Rating:
[5 of 5 Stars!]
Fading Suns: d20 roleplaying game rulebook
Click to show product description

Add to RPGNow.com Order

Click here to issue a publisher reply
Fading Suns (Second Edition)
by Lionel R. Date Added: 07/11/2005 18:52:56
Fading Suns is a force unto itself. It blends popular science fiction elements and fantasy into a cohesive whole that will keep you facinated like few other games. A quick, intuitive mechanic and source material that sends your imagination flying make it one of my best RPG investments ever.

Rating:
[5 of 5 Stars!]
Fading Suns (Second Edition)
Click to show product description

Add to RPGNow.com Order

Click here to issue a publisher reply
Worlds of the Realm
by Wiliam N. [Verified Purchaser] Date Added: 08/22/2004 08:37:47
After you've purchased the "essential" books for the game (for me, that means rulebook, GM's screen), I would suggest taking a good, long look at this item.

As described, it gives you info on all of the Houses' planetary holdings; the planet's history, current situation, exports, etc. You also get names of notable personsages which populate their respective planets. All in all, one gets a pretty darn good amount of stuff by which to create games by.

Oh, and you also get listings of Imperial holdings as well as d20 info for animals, classes, and so on.

The down side to this work, if you could call it that, is that it does not cover the non House and Imperial planets (so perhaps the title of the book is a bit off), but I suppose Holistic couldn't just give out everything at one time.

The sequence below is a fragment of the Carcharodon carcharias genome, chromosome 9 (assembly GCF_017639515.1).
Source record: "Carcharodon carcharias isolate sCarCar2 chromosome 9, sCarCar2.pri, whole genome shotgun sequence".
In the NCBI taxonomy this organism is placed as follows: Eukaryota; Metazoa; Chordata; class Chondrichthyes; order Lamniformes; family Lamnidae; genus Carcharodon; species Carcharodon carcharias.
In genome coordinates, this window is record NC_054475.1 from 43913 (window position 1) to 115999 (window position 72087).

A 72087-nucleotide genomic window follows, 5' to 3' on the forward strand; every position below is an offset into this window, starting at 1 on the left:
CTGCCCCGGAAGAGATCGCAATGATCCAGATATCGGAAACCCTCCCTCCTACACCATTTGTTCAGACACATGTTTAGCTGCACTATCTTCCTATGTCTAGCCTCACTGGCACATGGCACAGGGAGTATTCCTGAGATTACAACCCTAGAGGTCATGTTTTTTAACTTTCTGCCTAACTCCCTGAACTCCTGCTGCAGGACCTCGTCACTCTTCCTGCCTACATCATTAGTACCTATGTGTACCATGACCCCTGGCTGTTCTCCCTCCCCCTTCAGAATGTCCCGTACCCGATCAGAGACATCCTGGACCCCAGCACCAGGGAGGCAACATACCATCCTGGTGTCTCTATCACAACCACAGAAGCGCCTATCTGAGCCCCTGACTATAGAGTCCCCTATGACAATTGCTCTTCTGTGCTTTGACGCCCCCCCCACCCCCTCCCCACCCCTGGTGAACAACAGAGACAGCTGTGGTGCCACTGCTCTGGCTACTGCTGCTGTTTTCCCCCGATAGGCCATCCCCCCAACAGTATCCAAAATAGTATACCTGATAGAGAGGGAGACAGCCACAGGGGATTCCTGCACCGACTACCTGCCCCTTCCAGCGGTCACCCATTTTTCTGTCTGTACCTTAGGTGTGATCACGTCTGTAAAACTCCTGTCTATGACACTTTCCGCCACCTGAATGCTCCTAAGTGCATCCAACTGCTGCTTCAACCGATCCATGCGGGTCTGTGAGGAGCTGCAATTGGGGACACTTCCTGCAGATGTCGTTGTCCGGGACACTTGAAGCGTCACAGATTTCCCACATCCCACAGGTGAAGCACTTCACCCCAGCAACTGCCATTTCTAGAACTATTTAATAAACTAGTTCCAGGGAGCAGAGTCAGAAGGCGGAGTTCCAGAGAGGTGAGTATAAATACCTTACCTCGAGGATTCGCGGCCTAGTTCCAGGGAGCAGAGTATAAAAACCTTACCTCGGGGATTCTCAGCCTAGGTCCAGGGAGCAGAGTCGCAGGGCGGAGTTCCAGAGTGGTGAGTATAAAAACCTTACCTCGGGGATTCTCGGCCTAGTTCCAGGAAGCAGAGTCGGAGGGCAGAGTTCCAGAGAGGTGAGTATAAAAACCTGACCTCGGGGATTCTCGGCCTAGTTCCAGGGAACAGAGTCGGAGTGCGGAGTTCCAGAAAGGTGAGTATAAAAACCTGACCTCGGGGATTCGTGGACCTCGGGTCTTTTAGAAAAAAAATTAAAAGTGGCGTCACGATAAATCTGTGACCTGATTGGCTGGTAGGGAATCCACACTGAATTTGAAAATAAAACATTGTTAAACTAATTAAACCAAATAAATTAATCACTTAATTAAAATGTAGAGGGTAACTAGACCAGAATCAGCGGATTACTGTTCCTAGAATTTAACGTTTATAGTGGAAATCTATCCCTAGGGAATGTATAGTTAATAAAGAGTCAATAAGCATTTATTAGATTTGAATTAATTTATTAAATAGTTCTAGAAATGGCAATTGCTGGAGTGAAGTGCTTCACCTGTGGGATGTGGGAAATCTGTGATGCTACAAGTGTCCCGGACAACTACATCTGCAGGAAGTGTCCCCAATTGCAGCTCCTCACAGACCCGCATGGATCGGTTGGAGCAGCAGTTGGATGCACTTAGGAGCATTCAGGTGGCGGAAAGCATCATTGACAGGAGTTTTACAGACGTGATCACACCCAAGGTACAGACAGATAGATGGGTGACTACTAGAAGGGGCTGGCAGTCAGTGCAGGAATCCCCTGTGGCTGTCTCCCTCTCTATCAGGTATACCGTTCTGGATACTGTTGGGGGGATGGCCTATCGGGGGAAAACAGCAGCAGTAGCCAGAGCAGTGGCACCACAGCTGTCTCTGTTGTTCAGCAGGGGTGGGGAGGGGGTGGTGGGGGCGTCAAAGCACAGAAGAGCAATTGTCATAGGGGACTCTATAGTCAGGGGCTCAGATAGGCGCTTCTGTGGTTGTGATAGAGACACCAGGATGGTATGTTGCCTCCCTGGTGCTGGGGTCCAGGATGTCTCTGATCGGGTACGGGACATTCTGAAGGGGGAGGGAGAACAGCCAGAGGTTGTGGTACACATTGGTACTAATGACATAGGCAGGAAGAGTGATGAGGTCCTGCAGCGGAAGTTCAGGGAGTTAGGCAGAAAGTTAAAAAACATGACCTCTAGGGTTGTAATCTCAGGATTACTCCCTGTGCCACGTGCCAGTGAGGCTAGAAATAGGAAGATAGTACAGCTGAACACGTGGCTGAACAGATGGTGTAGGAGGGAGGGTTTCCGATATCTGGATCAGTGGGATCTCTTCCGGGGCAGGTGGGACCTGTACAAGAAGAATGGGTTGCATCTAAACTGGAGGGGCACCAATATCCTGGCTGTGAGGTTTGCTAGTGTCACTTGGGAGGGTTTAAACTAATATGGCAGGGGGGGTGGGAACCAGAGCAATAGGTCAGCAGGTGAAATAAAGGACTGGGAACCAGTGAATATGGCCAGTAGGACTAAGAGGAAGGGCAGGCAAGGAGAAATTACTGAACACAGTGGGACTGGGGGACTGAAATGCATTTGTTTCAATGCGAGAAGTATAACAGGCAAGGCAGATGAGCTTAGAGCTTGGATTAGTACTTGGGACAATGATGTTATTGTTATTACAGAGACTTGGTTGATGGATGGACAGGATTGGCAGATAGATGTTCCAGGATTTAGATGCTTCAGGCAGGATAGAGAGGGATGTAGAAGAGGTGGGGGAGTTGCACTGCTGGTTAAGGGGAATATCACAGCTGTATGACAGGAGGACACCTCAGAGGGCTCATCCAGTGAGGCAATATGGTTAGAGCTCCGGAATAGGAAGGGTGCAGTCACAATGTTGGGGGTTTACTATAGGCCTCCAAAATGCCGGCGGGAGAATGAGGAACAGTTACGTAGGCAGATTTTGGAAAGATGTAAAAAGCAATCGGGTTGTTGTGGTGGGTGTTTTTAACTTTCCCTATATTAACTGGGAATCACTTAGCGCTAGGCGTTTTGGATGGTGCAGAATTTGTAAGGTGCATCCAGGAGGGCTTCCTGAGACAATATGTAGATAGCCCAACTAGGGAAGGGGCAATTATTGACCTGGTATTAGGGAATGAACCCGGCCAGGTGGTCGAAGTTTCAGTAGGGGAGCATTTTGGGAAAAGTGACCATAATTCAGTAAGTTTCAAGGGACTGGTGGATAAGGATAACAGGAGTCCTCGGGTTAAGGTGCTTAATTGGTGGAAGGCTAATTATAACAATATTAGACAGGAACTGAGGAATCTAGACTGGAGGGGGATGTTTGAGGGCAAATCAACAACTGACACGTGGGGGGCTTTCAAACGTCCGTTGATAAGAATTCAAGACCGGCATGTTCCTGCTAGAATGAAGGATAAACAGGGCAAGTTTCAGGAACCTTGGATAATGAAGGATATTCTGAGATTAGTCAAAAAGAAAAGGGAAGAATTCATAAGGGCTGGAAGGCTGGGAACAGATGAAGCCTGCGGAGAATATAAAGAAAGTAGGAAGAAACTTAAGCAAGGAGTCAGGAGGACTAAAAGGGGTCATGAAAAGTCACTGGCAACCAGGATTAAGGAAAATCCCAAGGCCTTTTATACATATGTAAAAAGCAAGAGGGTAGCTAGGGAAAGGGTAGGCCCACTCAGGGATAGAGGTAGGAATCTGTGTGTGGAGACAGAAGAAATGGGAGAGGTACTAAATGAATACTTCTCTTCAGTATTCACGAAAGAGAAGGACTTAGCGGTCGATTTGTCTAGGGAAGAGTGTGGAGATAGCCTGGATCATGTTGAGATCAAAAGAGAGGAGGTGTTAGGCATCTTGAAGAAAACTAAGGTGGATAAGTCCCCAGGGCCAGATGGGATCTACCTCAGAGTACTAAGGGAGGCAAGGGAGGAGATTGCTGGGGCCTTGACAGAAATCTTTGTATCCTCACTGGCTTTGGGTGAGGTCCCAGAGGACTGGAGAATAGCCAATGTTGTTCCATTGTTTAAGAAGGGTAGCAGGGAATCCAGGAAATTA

My opinion: A pretty good buy.

Rating:
[4 of 5 Stars!]
Worlds of the Realm
Click to show product description

Add to RPGNow.com Order

Click here to issue a publisher reply
Fading Suns (Second Edition)
by david s. j. Date Added: 08/14/2004 10:18:15
What makes this game so captivating is the very vivid universe setting. Character creation and game mechanics are easy. The best part of the game is the "Roleplaying" versus the "Rollplaying" that one gets in so many games. Humanity stands on an knife edge between hope and darkness. Its an epic game worth playing.

Rating:
[5 of 5 Stars!]
Fading Suns (Second Edition)
Click to show product description

Add to RPGNow.com Order

Click here to issue a publisher reply
Fading Suns (Second Edition)
by Jeff M. Date Added: 07/19/2004 12:56:18
One of greatest epic space opera games. A rich back ground with medieval civilisation, space ships, xenomorph and mystical power. A great work for great adventures with a good Dune taste.

Rating:
[5 of 5 Stars!]
Click here to issue a publisher reply
Displaying 1 to 15 (of 17 reviews) Result Pages:  1  2  [Next >>] 
0 items
 Hottest Titles
 Gift Certificates
Powered by DrivethruRPG